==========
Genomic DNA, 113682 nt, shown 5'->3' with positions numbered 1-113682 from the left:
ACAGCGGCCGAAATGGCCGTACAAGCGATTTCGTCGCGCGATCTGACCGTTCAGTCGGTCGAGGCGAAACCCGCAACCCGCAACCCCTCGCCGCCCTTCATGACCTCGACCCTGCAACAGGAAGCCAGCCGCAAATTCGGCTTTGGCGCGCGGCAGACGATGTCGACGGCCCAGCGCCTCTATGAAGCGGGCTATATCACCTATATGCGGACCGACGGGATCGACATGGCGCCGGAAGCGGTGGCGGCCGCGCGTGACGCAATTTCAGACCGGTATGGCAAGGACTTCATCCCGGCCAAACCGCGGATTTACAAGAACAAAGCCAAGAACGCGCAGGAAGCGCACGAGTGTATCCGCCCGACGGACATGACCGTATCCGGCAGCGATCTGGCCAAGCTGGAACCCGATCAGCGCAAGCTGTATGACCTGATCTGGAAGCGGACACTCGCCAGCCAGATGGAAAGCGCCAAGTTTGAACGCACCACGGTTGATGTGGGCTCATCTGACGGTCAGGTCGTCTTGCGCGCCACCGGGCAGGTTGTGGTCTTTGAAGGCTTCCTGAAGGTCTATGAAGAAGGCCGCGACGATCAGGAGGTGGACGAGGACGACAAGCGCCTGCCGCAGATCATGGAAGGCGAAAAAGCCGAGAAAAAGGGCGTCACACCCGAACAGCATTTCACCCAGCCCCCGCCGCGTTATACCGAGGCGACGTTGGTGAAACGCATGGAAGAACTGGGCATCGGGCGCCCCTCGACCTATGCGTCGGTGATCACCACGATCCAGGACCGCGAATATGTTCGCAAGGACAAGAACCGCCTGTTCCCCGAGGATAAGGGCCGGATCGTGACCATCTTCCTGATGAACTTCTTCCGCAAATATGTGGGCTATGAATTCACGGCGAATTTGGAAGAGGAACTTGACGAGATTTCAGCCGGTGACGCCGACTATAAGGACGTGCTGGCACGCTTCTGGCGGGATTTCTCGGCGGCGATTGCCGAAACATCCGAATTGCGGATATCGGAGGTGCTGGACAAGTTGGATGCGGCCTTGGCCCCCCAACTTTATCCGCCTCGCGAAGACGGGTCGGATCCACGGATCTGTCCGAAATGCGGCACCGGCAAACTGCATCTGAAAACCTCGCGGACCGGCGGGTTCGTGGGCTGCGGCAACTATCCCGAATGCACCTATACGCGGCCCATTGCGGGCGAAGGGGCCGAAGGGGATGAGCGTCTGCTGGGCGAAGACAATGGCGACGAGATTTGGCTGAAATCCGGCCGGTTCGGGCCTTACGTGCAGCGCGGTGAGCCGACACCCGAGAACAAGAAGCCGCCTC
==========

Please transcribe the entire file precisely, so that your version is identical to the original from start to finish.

Genomic DNA, 113682 nt, shown 5'->3' with positions numbered 1-113682 from the left:
ACAGCGGCCGAAATGGCCGTACAAGCGATTTCGTCGCGCGATCTGACCGTTCAGTCGGTCGAGGCGAAACCCGCAACCCGCAACCCCTCGCCGCCCTTCATGACCTCGACCCTGCAACAGGAAGCCAGCCGCAAATTCGGCTTTGGCGCGCGGCAGACGATGTCGACGGCCCAGCGCCTCTATGAAGCGGGCTATATCACCTATATGCGGACCGACGGGATCGACATGGCGCCGGAAGCGGTGGCGGCCGCGCGTGACGCAATTTCAGACCGGTATGGCAAGGACTTCATCCCGGCCAAACCGCGGATTTACAAGAACAAAGCCAAGAACGCGCAGGAAGCGCACGAGTGTATCCGCCCGACGGACATGACCGTATCCGGCAGCGATCTGGCCAAGCTGGAACCCGATCAGCGCAAGCTGTATGACCTGATCTGGAAGCGGACACTCGCCAGCCAGATGGAAAGCGCCAAGTTTGAACGCACCACGGTTGATGTGGGCTCATCTGACGGTCAGGTCGTCTTGCGCGCCACCGGGCAGGTTGTGGTCTTTGAAGGCTTCCTGAAGGTCTATGAAGAAGGCCGCGACGATCAGGAGGTGGACGAGGACGACAAGCGCCTGCCGCAGATCATGGAAGGCGAAAAAGCCGAGAAAAAGGGCGTCACACCCGAACAGCATTTCACCCAGCCCCCGCCGCGTTATACCGAGGCGACGTTGGTGAAACGCATGGAAGAACTGGGCATCGGGCGCCCCTCGACCTATGCGTCGGTGATCACCACGATCCAGGACCGCGAATATGTTCGCAAGGACAAGAACCGCCTGTTCCCCGAGGATAAGGGCCGGATCGTGACCATCTTCCTGATGAACTTCTTCCGCAAATATGTGGGCTATGAATTCACGGCGAATTTGGAAGAGGAACTTGACGAGATTTCAGCCGGTGACGCCGACTATAAGGACGTGCTGGCACGCTTCTGGCGGGATTTCTCGGCGGCGATTGCCGAAACATCCGAATTGCGGATATCGGAGGTGCTGGACAAGTTGGATGCGGCCTTGGCCCCCCAACTTTATCCGCCTCGCGAAGACGGGTCGGATCCACGGATCTGTCCGAAATGCGGCACCGGCAAACTGCATCTGAAAACCTCGCGGACCGGCGGGTTCGTGGGCTGCGGCAACTATCCCGAATGCACCTATACGCGGCCCATTGCGGGCGAAGGGGCCGAAGGGGATGAGCGTCTGCTGGGCGAAGACAATGGCGACGAGATTTGGCTGAAATCCGGCCGGTTCGGGCCTTACGTGCAGCGCGGTGAGCCGACACCCGAGAACAAGAAGCCGCCTC